In Hereford the new courses being developed at Hereford Music School in collaboration with the University of Turin will answer the pressing need for more courses covering the full range of careers, in addition to musician, detailed in the following paragraphs:



Music publishing is the backbone of the music industry, relying on the composition of new music in order to maximise revenue from copyright licensing – whenever a song or piece of music is sold. Illegal downloading has cost the industry billions over the last few years. Trained copyright administrators, contract specialists and lawyers are at a premium throughout the industry. At present there is no degree course covering this area in the required detail – again HMS is developing a module and longer courses to prepare people for careers in this field.


Most producers and engineers come into this area through a long apprenticeship as musicians with an interest in the technologies used in professional studios. These differ from the technologies used in school courses are those available through Btec, which do NOT prepare people fully.

Successful producers and engineers are generally free-lance and associated with a successful act, record label or studio – for example George Martin with the Beatles. As with musicians the rewards for success are very high, but only achieved by those with a real “feel” for using the technologies to create a product which millions will relate to.


At present only Surrey and LIPA offer appropriate first degree courses in music technology , but engineers and producers need practical hands-on experience especially when dealing with music personalities in the studio! HMS will be offering courses in this area also.


These aspects are in the main pure “art for arts sake”. To many musicians songwriting and composing are very difficult, whilst to others the demand on the imagination is met with consummate ease!! A song or melody can often be heard “in the head” but without sufficient technique to hand, cannot easily be committed to paper or computer. Often musicians with a strong logical and / or mathematical skill make excellent composers – many of the skills are similar.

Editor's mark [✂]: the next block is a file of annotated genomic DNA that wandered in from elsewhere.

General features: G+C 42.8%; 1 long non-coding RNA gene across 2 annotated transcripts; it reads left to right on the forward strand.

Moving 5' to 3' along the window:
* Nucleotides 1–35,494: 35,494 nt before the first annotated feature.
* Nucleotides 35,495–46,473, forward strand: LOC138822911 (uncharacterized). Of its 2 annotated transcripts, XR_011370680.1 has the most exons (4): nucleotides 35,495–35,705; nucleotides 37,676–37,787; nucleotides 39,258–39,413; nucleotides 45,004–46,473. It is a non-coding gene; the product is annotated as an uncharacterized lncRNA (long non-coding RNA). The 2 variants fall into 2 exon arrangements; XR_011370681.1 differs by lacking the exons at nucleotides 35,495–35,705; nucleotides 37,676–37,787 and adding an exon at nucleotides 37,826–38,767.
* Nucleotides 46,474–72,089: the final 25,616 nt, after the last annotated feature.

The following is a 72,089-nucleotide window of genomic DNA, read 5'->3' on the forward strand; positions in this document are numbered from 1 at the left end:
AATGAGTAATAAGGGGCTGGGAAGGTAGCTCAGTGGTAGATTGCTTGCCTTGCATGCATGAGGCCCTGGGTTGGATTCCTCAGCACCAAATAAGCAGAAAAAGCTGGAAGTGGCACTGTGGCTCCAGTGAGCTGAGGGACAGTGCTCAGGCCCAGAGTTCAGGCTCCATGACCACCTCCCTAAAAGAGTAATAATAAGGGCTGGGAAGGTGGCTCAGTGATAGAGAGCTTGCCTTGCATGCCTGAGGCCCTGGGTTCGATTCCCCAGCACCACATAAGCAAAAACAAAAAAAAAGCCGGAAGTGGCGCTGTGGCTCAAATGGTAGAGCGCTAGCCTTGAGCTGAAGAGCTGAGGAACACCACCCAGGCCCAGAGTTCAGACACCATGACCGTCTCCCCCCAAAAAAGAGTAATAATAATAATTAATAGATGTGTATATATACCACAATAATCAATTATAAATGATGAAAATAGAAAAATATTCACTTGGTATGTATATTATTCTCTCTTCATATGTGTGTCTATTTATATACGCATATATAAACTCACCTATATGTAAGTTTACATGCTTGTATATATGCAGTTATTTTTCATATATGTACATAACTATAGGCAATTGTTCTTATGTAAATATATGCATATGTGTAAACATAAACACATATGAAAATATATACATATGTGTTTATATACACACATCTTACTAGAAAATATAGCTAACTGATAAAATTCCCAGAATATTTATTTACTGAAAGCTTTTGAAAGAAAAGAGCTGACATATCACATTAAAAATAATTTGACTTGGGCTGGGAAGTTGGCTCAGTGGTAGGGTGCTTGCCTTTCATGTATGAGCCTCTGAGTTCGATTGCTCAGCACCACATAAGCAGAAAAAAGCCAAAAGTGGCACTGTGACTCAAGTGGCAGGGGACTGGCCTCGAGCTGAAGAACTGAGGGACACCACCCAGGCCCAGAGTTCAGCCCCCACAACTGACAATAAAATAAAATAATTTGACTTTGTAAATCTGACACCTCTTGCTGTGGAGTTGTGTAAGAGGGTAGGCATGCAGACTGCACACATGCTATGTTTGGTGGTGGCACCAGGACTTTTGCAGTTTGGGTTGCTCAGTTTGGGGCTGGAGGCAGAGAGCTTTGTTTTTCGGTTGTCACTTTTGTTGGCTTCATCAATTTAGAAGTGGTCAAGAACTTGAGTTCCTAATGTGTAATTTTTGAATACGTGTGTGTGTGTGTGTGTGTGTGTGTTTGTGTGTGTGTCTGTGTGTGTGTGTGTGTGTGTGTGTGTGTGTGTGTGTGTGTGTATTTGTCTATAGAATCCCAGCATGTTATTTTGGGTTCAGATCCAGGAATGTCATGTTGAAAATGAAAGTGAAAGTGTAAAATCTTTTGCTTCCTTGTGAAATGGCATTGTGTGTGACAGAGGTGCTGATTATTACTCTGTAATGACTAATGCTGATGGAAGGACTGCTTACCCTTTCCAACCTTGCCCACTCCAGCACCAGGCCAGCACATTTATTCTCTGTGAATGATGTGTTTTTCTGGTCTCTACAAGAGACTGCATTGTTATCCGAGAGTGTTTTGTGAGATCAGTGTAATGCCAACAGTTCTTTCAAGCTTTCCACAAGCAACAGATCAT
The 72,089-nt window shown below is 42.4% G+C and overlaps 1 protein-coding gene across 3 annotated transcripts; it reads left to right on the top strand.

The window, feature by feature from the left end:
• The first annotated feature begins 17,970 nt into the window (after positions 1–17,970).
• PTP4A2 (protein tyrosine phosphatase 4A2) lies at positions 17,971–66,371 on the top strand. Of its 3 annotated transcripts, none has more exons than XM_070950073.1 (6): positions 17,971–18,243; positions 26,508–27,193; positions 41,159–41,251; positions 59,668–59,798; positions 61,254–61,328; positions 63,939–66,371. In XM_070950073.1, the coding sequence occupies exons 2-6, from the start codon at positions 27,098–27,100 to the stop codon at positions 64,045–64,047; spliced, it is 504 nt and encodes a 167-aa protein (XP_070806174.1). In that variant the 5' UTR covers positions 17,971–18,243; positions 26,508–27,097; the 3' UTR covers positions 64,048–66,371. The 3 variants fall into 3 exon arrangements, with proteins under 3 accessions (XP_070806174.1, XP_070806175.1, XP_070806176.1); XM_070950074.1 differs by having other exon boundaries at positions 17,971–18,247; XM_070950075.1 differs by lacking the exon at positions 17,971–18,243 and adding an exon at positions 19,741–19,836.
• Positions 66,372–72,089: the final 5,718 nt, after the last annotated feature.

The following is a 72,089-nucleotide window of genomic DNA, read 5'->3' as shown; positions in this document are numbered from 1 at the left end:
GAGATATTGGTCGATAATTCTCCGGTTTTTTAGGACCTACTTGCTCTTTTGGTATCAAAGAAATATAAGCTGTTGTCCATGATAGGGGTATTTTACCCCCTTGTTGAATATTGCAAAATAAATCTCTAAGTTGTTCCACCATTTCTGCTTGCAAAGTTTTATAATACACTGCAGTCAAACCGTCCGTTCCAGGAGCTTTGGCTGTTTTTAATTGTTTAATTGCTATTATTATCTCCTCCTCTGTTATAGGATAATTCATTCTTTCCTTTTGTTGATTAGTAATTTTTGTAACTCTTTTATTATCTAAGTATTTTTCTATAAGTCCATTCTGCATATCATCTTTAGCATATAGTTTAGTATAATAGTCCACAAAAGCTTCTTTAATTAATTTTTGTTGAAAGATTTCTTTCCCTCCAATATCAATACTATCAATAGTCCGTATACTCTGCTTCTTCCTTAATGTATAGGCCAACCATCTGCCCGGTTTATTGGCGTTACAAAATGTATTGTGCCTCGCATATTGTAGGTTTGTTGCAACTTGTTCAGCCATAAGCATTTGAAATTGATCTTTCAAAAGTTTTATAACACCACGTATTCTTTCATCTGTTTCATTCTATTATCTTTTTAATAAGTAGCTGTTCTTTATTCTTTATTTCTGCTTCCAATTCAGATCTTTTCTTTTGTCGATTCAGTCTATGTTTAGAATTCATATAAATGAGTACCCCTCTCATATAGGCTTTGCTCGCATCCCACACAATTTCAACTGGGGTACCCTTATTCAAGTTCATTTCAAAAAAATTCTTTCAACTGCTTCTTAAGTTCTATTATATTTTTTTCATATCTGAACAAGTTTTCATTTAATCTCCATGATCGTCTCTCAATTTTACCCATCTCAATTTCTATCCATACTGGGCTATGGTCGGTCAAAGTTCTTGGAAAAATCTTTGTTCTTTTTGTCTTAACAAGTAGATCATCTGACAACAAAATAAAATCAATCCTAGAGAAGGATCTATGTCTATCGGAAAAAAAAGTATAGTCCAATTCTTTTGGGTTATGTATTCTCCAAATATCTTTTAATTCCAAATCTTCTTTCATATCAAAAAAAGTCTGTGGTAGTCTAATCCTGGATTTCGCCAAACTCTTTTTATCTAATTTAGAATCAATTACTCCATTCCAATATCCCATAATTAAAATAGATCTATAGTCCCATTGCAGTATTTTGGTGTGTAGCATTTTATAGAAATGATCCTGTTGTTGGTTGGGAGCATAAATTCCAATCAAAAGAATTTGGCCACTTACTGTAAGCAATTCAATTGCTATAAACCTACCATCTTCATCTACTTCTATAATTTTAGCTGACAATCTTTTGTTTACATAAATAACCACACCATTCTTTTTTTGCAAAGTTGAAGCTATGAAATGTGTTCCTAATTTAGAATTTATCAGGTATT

Contemporary writing is very closely linked to production, since much music ( including virtually all film music) is created this way.

It is not generally realised that songwriting, production and publishing taken together are the three principal elements in the formation of many successful Acts – which may ultimately be “branded” as a group or a band for the purposes of public consumption.

At present only LIPA offers songwriting effectively but HMS will incorporate a module in its degree courses.


Music marketing is a specialist branch of marketing; it even has its own nomenclature “promotion”. This takes place amongst a closed group of press reviewers, broadcast producers and other media facilitators, in which each recorded product is given maximum exposure including receptions and showcases, videos and promotional tours. The logistics of this exercise require great marketing skills honed to the extremely competitive and fast moving world of continual new product placement.

Traditionally this skill was honed by staff members of the large record companies. Now with the advent of many small independent production companies, the musician / producer / independent label owner needs to learn all the skills involved in launching a successful Artiste and their product, whatever genre of music. At present only LIPA offers this subject, but here again HMS will be offering promotion as part of the new suite of courses at first degree level.